So there I was, 8 AM on a sunny Friday afternoon, bedecked in the most awful clothes I was able to find in my closet. I had a full gallon can of Urethane and a room full, and I do mean full (floor to ceiling) of cupboards, and drawers. My task was to coat each section of wood several times with that gooey, awful, fumy substance. To say the least I was not thrilled, but for the time being I was remarkably broke and minimum wage was sounding appealing. I won't bore you with every detail, but I spent every day from Friday until Tuesday night working on the blasted things. And by Saturday morning I had enlisted the help of my mother and little sister. It is now Tuesday evening. We are finished. There is Urethane in our hair, on our clothes, all over the floor, and even some of it made it onto the woodwork itself. And here I come to my point. The home renovation and improvement shows fail to prepare you for tasks such as these. They smile, dip their paintbrush in the bucket, and then take one pass over whatever they are treating, then skip the next three weeks of agonizing work, and tell you how easy it is, and how you can have the same results. I loathe, no, that word fails to carry the full impact of my emotions, I execrate both home improvements and the people who tout them on TV. It's not as easy as they say, in fact, they lie!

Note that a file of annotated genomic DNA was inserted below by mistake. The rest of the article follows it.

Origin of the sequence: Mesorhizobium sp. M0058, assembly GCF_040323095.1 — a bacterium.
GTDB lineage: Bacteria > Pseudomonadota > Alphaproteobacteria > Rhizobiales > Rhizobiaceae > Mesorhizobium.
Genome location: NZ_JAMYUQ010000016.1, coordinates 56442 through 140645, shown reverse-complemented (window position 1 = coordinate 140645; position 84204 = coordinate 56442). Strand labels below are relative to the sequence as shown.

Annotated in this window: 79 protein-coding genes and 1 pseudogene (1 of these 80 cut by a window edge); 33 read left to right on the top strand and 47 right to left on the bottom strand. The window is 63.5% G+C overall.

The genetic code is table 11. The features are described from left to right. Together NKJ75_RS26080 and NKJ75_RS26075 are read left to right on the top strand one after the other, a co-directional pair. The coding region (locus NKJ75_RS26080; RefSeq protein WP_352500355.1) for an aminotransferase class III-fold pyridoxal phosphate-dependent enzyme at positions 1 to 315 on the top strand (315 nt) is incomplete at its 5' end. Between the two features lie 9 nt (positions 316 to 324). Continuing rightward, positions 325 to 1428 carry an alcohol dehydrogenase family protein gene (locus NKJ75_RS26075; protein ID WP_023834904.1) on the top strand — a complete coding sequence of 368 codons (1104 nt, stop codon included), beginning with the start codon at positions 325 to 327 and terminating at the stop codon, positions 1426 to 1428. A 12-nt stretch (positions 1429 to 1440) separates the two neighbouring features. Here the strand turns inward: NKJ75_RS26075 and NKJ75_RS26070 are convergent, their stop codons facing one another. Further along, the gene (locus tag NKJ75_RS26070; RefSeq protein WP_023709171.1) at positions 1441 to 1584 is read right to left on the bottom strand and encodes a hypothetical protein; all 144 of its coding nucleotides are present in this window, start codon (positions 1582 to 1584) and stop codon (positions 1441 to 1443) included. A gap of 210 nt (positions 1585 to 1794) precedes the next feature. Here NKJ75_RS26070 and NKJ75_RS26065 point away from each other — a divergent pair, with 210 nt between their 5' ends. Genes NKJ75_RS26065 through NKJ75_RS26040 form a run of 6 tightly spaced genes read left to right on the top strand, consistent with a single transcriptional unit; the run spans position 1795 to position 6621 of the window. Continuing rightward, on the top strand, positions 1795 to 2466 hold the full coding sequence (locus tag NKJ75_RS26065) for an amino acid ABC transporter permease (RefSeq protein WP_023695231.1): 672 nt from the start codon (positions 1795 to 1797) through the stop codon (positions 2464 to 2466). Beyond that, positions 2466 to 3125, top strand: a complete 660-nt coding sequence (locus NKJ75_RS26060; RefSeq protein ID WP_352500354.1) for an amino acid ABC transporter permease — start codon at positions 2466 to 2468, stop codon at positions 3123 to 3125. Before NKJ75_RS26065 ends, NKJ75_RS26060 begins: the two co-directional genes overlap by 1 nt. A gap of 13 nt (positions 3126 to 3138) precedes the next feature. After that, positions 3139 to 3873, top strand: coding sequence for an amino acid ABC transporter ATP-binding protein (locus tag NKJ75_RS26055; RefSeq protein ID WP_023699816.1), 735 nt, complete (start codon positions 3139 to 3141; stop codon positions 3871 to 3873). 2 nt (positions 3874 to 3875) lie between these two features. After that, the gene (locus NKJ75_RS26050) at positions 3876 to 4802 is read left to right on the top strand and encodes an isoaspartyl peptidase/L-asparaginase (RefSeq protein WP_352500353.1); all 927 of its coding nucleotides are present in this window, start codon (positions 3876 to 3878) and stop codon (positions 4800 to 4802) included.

Tuesday, February 1
Loss of innocence?
I have lost my innocence. And I have Bob Vila to blame. He did not properly prepare me for this moment. I was sent out into the world with the cold indifference and thoughtless brutality reserved for such momentous events as the first day of kindergarten, or the launching of nuclear weapons. In my own way I was armed, only with a bucket of Minwax Helmsman Spar Semi-Gloss Urethane, a paintbrush, and a pair of nitrile gloves. I had previously regarded such "craftsman" as Bob Vila, and Tim "Toolman" Taylor with high regard and sincere respect. I now consider these phony television hosts and the sadists from HGTV with nothing less than full-fledged disappointment bordering on malicious intent. They assure you that with the appropriate gadgets and handy tools available only from their line currently for sale at Home Depot, Ace Home and Garden, or Lowes that you too can tackle any home improvement task with confidence and the assuredness that can only come from wearing the kitschiest of "work" clothes (read: perfect fitting jeans, cute teeny tiny polo shirts in pastel colors, ludicrously expensive hiking shoes.)